Tuesday, 22 October 2013

Cover Up or Laid Bare?

One of the key messages I have learnt from my Nuffield travels this year has been the need to look after  and feed the soil whenever possible.  This is fundamental to the farming system here in the UK.  If we look back 10,000 years the country was covered in trees and grasses; fields weren't created and there was no bare land.  It had something growing on it all of the time and this is what I feel we have to recreate now.  The soil is alive, or at least it should be.  It should be alive with bacteria, fungi and worms constantly re-cycling dead and decaying matter to release nutrients that we can then recycle.  With this in mind, the area of land going into spring cropping that doesn't not have a cover crop on it is down to the bare minimum 30Ha that we have as part of our Stewardship Agreement.
The picture below shows a field that has been split with two scenarios.  Half is in cover crops and half has been left as over winter stubble; although we had to do a light cultivation to get anything to green up.  Modern combines do not leave much grain behind.  The field will be direct drilled with spring barley next year and I can't wait to see what difference the cover crop will have made to the soil health, friability and structure.  Will it warm and dry faster with a crop on it?
The mix contains mustard, to produce organic matter, peas to fix a little nitrogen; oats, forage rye and volunteer wheat to mop up residual nitrogen, fodder radish to push tap roots into the soil and reduce compaction and turnips, just in case we run some sheep over the field.  I have a few observations so far that I would like to share.  The crop needs to be established as soon as the combine leaves the field to maximise the moisture left in the soil.  Any soil surface exposure to sunlight and no crop cover and vital moisture is rapidly lost.  This was a lesson learnt in Oklahoma where a second crop of sesame was being planted directly into wheat stubble in 45 degree heat!  Where the soil is moved we are getting a nice germination of weed seeds as well, so there is a nice flush of black grass and brome, all adds to reducing the seed bank in the top few inches of soil.  The field also walks well, it's hard to describe but it appears to have a cushioned effect, that can only be the organic matter that later will be returned to the soil.  Did you know that a 1% increase in organic matter in the top 6" of top soil means an additional 27,000 gallons/acre can be stored?  Well it's true, meaning that periods of dry weather will have less impact on our potential yields, especially on lighter, thinner soils.  I'm not expecting a fix in a year but over a rotation we should start to see a difference.  A more volatile climate is something that we should expect more often and we need to make plans to have a more resilient farming system. Prof Sir Brian Hoskins only mentioned last night at the Sainsbury's and Grantham Imperial College Lecture that temperatures could rise between 2-4 degrees by the end of the century, this will only cause more volatility in the climate, causing more weather extremes.  Last year for example 3,200 of the 5,000 weather stations in the United States recorded a record weather event  e.g. highest temperature, lowest rainfall, highest rainfall etc.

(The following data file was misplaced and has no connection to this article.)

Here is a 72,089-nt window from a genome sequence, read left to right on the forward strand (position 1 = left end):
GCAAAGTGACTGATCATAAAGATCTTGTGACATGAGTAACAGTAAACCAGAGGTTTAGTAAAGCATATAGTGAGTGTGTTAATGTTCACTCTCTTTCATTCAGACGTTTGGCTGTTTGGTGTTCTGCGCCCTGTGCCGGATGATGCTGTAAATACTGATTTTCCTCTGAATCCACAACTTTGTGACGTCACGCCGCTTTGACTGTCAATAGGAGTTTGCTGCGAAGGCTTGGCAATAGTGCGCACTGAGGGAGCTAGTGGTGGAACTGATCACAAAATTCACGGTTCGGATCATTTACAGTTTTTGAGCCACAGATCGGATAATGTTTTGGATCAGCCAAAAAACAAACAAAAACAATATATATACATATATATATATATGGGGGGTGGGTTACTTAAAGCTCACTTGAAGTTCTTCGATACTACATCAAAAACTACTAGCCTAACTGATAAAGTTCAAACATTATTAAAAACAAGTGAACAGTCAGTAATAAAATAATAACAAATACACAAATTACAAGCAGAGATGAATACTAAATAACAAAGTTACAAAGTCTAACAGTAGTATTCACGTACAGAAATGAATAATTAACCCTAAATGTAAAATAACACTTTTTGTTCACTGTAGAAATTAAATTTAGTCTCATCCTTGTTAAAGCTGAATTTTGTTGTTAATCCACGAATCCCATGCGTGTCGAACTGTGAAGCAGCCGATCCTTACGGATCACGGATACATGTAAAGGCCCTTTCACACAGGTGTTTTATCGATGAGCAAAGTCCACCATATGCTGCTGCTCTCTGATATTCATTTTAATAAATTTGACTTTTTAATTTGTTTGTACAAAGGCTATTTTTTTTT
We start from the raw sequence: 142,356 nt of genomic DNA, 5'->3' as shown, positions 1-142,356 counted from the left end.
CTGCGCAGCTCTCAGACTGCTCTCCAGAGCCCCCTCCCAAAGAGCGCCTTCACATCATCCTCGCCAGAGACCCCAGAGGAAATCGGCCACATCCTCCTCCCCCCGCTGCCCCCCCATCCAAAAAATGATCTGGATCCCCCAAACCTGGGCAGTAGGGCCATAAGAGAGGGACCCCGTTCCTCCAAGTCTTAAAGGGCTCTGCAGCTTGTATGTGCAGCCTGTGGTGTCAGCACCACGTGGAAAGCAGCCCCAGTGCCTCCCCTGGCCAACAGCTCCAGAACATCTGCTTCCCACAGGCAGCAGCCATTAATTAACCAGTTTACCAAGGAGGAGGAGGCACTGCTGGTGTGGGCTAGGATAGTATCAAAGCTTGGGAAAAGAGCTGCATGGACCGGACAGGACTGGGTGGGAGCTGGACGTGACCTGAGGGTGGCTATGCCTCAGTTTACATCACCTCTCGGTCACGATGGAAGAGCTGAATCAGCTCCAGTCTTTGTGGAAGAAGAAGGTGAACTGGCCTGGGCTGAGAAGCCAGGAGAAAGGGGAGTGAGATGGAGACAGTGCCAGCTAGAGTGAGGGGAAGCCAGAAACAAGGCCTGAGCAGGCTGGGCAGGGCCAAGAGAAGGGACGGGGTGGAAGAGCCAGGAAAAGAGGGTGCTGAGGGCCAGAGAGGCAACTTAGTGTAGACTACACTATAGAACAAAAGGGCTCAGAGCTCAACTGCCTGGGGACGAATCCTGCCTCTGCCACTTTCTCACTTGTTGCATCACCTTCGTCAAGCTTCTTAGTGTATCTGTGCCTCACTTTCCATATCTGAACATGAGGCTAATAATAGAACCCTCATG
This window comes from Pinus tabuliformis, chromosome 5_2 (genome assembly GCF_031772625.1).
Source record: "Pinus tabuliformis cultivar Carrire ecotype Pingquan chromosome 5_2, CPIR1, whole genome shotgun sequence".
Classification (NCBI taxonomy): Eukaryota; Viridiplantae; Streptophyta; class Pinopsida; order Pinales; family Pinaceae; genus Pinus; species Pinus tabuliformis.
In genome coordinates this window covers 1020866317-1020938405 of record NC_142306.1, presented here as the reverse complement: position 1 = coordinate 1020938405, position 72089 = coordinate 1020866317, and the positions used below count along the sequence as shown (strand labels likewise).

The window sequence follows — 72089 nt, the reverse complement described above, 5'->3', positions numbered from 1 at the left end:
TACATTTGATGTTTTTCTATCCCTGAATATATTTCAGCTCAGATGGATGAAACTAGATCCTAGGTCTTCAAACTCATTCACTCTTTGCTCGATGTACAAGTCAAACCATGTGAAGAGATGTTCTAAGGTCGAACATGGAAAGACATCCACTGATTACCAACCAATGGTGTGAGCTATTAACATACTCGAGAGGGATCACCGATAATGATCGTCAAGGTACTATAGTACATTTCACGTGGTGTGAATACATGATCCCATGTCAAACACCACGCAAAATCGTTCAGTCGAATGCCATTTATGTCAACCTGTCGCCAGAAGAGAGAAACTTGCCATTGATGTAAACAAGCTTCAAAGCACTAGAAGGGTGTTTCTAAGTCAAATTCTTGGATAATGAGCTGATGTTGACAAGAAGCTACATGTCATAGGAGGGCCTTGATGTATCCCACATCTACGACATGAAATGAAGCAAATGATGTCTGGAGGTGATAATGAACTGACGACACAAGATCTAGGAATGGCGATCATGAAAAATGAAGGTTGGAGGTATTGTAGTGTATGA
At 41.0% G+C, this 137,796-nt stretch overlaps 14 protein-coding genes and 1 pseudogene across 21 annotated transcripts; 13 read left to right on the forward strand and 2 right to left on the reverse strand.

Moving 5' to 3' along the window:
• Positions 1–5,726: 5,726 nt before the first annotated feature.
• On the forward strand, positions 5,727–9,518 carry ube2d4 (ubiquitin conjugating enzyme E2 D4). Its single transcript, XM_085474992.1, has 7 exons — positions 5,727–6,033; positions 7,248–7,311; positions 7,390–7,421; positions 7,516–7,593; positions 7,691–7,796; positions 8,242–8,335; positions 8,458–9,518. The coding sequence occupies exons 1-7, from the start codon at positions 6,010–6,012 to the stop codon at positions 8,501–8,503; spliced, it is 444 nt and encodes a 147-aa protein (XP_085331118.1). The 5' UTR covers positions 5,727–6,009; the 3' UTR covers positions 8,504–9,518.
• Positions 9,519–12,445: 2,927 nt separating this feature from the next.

Another key benefit is the stabilisation of the soil.  All of the roots actively growing through the periods of heavy rainfall and the canopy above, shielding the soil surface will reduce water run-off and increase filtration rates.  Reducing run-off keeps soil particles in the field where they belong but also keeps phosphate fertiliser and any residual pesticides in the field rather than in the local stream.  I haven't even mentioned the amount of carbon that is being sucked out of the atmosphere and stored in the soil,  hopefully helping to turn around the recent losses of organic matter levels in the soil. Which ever way you look at it there are many positives.  But what are the negatives?  Well I guess there is the cost of the seed and establishment which when added together could be in the region of £80/Ha.  There is also the requirement for extra labour, and potentially machinery, at an already busy time of year when everyone is focused on the harvest. Do the positives out way the negatives?  Well it's early days but I would have to say that so far they do.  Are we creating a longer period for slugs to breed and feed?  Are we continuing the 'green bridge' and providing habitat for aphids transmitting BYDV (Barley Yellow Dwarf Virus) or too many brassica's potentially increasing the risk of club root?  Time will tell but as always with farming it's a long term game and there are many obstacles in the way before the results will be shown.  What I am certain of is that building soil carbon and reducing the level of tillage (cultivation) will, overtime increase the crop yields and reduce the variability of production and that can only be beneficial.